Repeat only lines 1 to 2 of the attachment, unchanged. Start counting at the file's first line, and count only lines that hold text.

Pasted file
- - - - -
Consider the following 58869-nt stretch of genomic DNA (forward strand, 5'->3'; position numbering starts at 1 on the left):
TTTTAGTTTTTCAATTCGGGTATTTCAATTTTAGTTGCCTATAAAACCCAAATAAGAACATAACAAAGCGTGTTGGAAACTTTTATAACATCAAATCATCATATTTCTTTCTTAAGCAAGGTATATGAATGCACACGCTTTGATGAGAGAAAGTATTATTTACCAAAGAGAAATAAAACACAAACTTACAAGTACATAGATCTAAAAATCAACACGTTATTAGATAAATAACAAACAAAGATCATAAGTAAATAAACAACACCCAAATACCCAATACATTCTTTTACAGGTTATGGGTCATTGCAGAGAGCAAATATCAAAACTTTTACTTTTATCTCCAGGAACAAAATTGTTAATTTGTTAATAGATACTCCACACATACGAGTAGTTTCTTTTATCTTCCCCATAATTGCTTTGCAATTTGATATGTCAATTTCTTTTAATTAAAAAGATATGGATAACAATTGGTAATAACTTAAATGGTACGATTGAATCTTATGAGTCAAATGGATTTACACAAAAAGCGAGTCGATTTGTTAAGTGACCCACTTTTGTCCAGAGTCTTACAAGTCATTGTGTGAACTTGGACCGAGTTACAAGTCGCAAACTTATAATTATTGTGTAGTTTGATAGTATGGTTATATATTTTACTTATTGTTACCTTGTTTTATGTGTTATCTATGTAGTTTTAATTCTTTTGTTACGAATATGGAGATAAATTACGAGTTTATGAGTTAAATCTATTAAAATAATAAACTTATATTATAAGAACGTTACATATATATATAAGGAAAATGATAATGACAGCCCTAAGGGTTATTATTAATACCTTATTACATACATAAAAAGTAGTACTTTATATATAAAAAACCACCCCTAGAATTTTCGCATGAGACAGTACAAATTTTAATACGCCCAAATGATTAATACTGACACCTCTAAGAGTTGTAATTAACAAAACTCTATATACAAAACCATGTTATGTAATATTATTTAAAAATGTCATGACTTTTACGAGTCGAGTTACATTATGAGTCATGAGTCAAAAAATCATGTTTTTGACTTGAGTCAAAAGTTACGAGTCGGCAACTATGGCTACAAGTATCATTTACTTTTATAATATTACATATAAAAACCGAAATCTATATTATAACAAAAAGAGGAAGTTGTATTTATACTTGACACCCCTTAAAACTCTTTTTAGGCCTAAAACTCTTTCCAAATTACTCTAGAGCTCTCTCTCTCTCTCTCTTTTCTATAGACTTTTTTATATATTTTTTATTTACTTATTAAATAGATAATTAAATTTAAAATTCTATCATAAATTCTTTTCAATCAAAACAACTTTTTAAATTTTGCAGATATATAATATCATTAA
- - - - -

Consider the following 58869-nt stretch of genomic DNA (forward strand, 5'->3'; position numbering starts at 1 on the left):
TTTTAGTTTTTCAATTCGGGTATTTCAATTTTAGTTGCCTATAAAACCCAAATAAGAACATAACAAAGCGTGTTGGAAACTTTTATAACATCAAATCATCATATTTCTTTCTTAAGCAAGGTATATGAATGCACACGCTTTGATGAGAGAAAGTATTATTTACCAAAGAGAAATAAAACACAAACTTACAAGTACATAGATCTAAAAATCAACACGTTATTAGATAAATAACAAACAAAGATCATAAGTAAATAAACAACACCCAAATACCCAATACATTCTTTTACAGGTTATGGGTCATTGCAGAGAGCAAATATCAAAACTTTTACTTTTATCTCCAGGAACAAAATTGTTAATTTGTTAATAGATACTCCACACATACGAGTAGTTTCTTTTATCTTCCCCATAATTGCTTTGCAATTTGATATGTCAATTTCTTTTAATTAAAAAGATATGGATAACAATTGGTAATAACTTAAATGGTACGATTGAATCTTATGAGTCAAATGGATTTACACAAAAAGCGAGTCGATTTGTTAAGTGACCCACTTTTGTCCAGAGTCTTACAAGTCATTGTGTGAACTTGGACCGAGTTACAAGTCGCAAACTTATAATTATTGTGTAGTTTGATAGTATGGTTATATATTTTACTTATTGTTACCTTGTTTTATGTGTTATCTATGTAGTTTTAATTCTTTTGTTACGAATATGGAGATAAATTACGAGTTTATGAGTTAAATCTATTAAAATAATAAACTTATATTATAAGAACGTTACATATATATATAAGGAAAATGATAATGACAGCCCTAAGGGTTATTATTAATACCTTATTACATACATAAAAAGTAGTACTTTATATATAAAAAACCACCCCTAGAATTTTCGCATGAGACAGTACAAATTTTAATACGCCCAAATGATTAATACTGACACCTCTAAGAGTTGTAATTAACAAAACTCTATATACAAAACCATGTTATGTAATATTATTTAAAAATGTCATGACTTTTACGAGTCGAGTTACATTATGAGTCATGAGTCAAAAAATCATGTTTTTGACTTGAGTCAAAAGTTACGAGTCGGCAACTATGGCTACAAGTATCATTTACTTTTATAATATTACATATAAAAACCGAAATCTATATTATAACAAAAAGAGGAAGTTGTATTTATACTTGACACCCCTTAAAACTCTTTTTAGGCCTAAAACTCTTTCCAAATTACTCTAGAGCTCTCTCTCTCTCTCTCTTTTCTATAGACTTTTTTATATATTTTTTATTTACTTATTAAATAGATAATTAAATTTAAAATTCTATCATAAATTCTTTTCAATCAAAACAACTTTTTAAATTTTGCAGATATATAATATCATTAA